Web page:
For example, if you need a picture of a college student in a wheelchair and see an image of a young adult in a wheelchair behind a desk, reach out to that photographer and ask whether they have other versions. If you see a photo showing an older male doctor treating a young woman patient, ask the photographer if they have other pictures with different models. “Sometimes they mix up their shoots and have people swap in and out,” Joy says.
Doing more with planned photo shoots and expanding your stock photo options will improve your visual content development. You’ll appreciate having more relevant image choices for your content assets.
And more importantly, your audience will appreciate seeing original, diverse, and inclusive imagery that’s relevant to them.
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Cover image by Joseph Kalinowski/Content Marketing Institute
Old Navy will update its yearly Fourth of July promotions by saluting the metaverse with an NFT drop, going live June 29.
In honor of the year they were founded, the retailer will release 1,994 common NFTs, each selling for $0.94. The NFTs will feature the iconic Magic the Dog and t include a promo code for customers to claim an Old Navy t-shirt at Old Navy locations or online.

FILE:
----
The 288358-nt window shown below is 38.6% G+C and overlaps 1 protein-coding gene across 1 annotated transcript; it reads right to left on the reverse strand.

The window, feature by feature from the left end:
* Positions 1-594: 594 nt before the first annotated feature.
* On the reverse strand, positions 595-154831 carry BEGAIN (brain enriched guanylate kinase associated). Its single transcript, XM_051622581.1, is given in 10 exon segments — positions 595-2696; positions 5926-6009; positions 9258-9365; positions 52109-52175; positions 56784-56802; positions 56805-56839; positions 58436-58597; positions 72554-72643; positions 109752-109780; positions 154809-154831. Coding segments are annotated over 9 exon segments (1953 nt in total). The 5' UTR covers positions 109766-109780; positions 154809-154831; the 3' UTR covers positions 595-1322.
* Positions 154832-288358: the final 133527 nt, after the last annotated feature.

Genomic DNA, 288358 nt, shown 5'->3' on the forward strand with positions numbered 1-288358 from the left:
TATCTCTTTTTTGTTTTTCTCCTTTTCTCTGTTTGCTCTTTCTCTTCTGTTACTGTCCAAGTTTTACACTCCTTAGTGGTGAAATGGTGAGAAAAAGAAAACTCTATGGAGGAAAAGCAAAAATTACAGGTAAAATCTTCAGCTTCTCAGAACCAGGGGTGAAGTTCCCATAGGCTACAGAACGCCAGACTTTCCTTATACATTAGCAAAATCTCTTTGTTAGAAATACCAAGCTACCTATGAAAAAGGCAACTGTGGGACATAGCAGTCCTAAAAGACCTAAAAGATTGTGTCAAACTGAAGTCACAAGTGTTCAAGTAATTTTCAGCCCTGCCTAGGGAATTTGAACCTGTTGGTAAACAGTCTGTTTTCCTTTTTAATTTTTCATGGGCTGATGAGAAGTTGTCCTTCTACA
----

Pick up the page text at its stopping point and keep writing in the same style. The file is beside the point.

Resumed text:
“This launch is Old Navy’s first activation in web3 or with NFTs,” an Old Navy spokesperson told MarTech. “As a brand rooted in democratization and inclusivity, it was essential that we provide access and education for all with the launch of our first NFT collection. We want all our customers, whether they have experience with web3, to be able to learn and participate in this activation.”
Accessible and user-friendly. Any customer can participate by visiting a page off of Old Navy’s home site, where they’ll find step-by-step instructions.
There will also be an auction for a unique one-of-one NFT. All proceeds for the NFT and shirt sales go to Old Navy’s longtime charitable partner, Boys & Girls Clubs of America.
Additionally, 10% of NFT resales on the secondary market will also go to Boys & Girls Clubs.